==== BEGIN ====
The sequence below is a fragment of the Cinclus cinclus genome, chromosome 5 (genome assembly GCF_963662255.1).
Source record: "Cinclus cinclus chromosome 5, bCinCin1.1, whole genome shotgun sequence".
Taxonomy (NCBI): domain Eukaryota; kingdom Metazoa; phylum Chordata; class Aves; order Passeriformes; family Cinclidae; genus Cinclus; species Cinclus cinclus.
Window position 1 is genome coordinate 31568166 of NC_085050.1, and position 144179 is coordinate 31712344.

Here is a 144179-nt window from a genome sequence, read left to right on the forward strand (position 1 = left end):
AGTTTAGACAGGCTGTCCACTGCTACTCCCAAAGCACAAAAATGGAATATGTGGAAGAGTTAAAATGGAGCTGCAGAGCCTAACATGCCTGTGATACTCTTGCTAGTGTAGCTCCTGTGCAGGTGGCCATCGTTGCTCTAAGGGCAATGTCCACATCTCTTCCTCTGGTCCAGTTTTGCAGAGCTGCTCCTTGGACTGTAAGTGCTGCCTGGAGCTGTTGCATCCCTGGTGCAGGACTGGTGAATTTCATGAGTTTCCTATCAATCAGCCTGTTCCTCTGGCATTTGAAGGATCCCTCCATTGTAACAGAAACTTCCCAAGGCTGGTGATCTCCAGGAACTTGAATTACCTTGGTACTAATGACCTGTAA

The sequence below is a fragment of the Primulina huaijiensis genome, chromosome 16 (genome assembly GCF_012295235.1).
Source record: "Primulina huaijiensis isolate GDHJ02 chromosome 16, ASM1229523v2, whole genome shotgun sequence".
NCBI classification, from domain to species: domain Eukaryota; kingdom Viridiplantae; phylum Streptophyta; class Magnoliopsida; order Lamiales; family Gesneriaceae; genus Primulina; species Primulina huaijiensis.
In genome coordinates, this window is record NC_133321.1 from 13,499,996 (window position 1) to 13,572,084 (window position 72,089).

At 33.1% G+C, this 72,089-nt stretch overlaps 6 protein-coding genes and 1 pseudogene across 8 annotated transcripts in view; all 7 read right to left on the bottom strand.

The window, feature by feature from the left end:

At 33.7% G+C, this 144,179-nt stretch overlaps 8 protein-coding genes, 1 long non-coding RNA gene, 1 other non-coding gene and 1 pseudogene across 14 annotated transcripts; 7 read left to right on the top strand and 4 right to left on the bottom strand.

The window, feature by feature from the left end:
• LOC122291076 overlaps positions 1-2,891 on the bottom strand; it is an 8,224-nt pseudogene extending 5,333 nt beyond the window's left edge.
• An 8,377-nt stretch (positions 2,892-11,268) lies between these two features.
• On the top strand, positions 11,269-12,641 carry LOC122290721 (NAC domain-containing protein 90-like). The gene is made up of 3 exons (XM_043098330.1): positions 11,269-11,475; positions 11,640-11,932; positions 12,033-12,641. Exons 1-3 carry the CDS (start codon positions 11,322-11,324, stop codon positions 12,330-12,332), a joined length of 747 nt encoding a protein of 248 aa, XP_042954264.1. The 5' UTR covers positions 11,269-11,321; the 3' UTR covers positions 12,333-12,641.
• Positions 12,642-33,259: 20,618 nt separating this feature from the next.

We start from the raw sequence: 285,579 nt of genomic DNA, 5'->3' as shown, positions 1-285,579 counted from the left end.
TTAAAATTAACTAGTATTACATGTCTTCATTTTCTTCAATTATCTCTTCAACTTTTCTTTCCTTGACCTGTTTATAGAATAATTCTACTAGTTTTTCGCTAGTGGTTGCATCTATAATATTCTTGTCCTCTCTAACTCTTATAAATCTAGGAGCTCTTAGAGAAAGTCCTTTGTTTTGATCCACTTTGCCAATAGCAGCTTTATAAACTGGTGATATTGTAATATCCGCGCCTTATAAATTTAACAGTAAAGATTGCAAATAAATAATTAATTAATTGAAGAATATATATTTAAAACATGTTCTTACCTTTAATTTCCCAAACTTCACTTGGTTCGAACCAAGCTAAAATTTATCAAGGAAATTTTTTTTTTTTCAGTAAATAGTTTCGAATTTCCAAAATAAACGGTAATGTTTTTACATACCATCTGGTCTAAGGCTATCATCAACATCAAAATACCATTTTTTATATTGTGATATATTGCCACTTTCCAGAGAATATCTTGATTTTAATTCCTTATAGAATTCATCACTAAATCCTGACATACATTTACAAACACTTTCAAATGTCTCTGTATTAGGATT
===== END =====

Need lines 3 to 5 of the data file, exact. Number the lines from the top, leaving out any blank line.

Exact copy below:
Taxonomy (NCBI): domain Eukaryota; kingdom Metazoa; phylum Chordata; class Aves; order Passeriformes; family Cinclidae; genus Cinclus; species Cinclus cinclus.
Window position 1 is genome coordinate 31568166 of NC_085050.1, and position 144179 is coordinate 31712344.

Here is a 144179-nt window from a genome sequence, read left to right on the forward strand (position 1 = left end):